March 19, 2015

Corporate Sniglets

Corporate Sniglets This might be showing my age, but those who may have watched Not Necessarily the News in the 80s might remember the Sniglets segment that Rich Hall pioneered which spawned a series of short, fun books. Sniglets are words which are not in the dictionary, but which should be. I can remember a couple of examples from years ago that make the point — aquadexterity is the ability to operate bathtub dials with one’s feet; cheedle is the orange residue left on one’s fingers after eating a bag of Cheetos. As is the case with many companies, we have made up some of our own words over the years at Return Path – think of them as Corporate Sniglets. I’m sure we have more than these, but here are a few that we use internally: Underlap is the opposite of Overlap. My colleague Tom Bartel coined this gem years ago when he was leading the integration work on an acquisition we did, as in “let’s look for areas of Overlap as well as areas of Underlap (things that neither companies does, but which we should as a combined company).” Pre-Mortem or Mid-Mortem are the timing opposites of Post-Mortem. […]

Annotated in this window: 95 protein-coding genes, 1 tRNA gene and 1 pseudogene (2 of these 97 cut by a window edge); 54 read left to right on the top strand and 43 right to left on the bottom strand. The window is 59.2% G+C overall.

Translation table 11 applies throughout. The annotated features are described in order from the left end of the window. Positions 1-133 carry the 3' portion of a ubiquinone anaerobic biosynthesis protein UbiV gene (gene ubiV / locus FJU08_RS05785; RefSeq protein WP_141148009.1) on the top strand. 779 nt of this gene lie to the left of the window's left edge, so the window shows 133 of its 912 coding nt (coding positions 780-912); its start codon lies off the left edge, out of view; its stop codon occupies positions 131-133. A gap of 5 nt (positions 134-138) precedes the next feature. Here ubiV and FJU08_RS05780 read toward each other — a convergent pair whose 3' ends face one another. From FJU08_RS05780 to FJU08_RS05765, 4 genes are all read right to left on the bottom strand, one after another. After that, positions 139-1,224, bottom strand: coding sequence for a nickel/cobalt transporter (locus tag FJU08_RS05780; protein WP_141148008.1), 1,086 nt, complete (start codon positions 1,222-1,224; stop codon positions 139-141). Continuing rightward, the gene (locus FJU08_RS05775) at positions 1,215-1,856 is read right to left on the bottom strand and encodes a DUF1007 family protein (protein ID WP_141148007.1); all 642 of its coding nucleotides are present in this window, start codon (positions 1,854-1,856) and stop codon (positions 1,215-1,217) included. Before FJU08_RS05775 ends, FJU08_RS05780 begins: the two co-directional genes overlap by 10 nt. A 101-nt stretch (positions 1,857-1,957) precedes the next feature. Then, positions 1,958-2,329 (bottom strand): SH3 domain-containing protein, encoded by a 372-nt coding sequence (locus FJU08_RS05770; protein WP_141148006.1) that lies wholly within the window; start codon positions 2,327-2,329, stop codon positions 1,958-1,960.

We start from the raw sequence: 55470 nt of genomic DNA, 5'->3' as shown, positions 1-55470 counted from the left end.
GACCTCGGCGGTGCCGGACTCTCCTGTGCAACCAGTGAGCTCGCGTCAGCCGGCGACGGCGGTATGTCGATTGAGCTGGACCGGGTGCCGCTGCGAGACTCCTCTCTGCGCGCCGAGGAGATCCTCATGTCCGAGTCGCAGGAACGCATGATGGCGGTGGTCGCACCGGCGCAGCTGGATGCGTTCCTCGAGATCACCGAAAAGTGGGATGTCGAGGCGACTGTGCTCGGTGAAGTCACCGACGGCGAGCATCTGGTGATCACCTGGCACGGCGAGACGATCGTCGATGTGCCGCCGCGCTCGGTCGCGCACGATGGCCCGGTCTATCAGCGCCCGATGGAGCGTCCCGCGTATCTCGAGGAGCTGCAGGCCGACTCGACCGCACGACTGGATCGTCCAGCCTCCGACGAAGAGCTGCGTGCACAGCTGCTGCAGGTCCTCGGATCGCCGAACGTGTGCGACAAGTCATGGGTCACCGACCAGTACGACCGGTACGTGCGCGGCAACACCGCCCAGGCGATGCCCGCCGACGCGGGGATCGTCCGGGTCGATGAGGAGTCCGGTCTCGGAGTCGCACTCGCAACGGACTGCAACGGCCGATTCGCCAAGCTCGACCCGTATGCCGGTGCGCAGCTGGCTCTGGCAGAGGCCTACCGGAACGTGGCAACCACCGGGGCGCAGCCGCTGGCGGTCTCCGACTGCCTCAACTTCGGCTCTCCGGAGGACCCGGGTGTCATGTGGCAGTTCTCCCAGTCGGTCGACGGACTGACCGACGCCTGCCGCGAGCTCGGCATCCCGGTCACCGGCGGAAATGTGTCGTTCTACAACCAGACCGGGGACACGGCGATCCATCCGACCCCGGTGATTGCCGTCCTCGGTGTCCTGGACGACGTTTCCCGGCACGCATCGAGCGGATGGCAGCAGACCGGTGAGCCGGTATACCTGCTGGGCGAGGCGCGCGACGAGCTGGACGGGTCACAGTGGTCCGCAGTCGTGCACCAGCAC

January 23, 2012

Scaling the Team

Scaling the Team (This post was requested by my long-time Board member Fred Wilson and is also running concurrently on his blog today.  I’ll be back with the third and fourth installments of “The Best Laid Plans” next Thursday and the following Thursday) When Return Path reached 100 employees a few years back, I had a dinner with my Board one night at which they basically told me, “Management teams never scale intact as you grow the business.  Someone always breaks.”  I’m sure they were right based on their own experience; I, of course, took this as a challenge.  And […]


March 9, 2011

The Art of the Post-Mortem

The Art of the Post-Mortem It has a bunch of names — the After-Action Review, the Critical Incident Review, the plain old Post-Mortem — but whatever you call it, it’s an absolute management best practice to follow when something has gone wrong. We just came out of one relating to last fall’s well document phishing attack, and boy was it productive and cathartic. In this case, our general takeaway was that our response went reasonably well, but we could have been more prepared or done more up front to prevent it from happening in the first place.  We derived some […]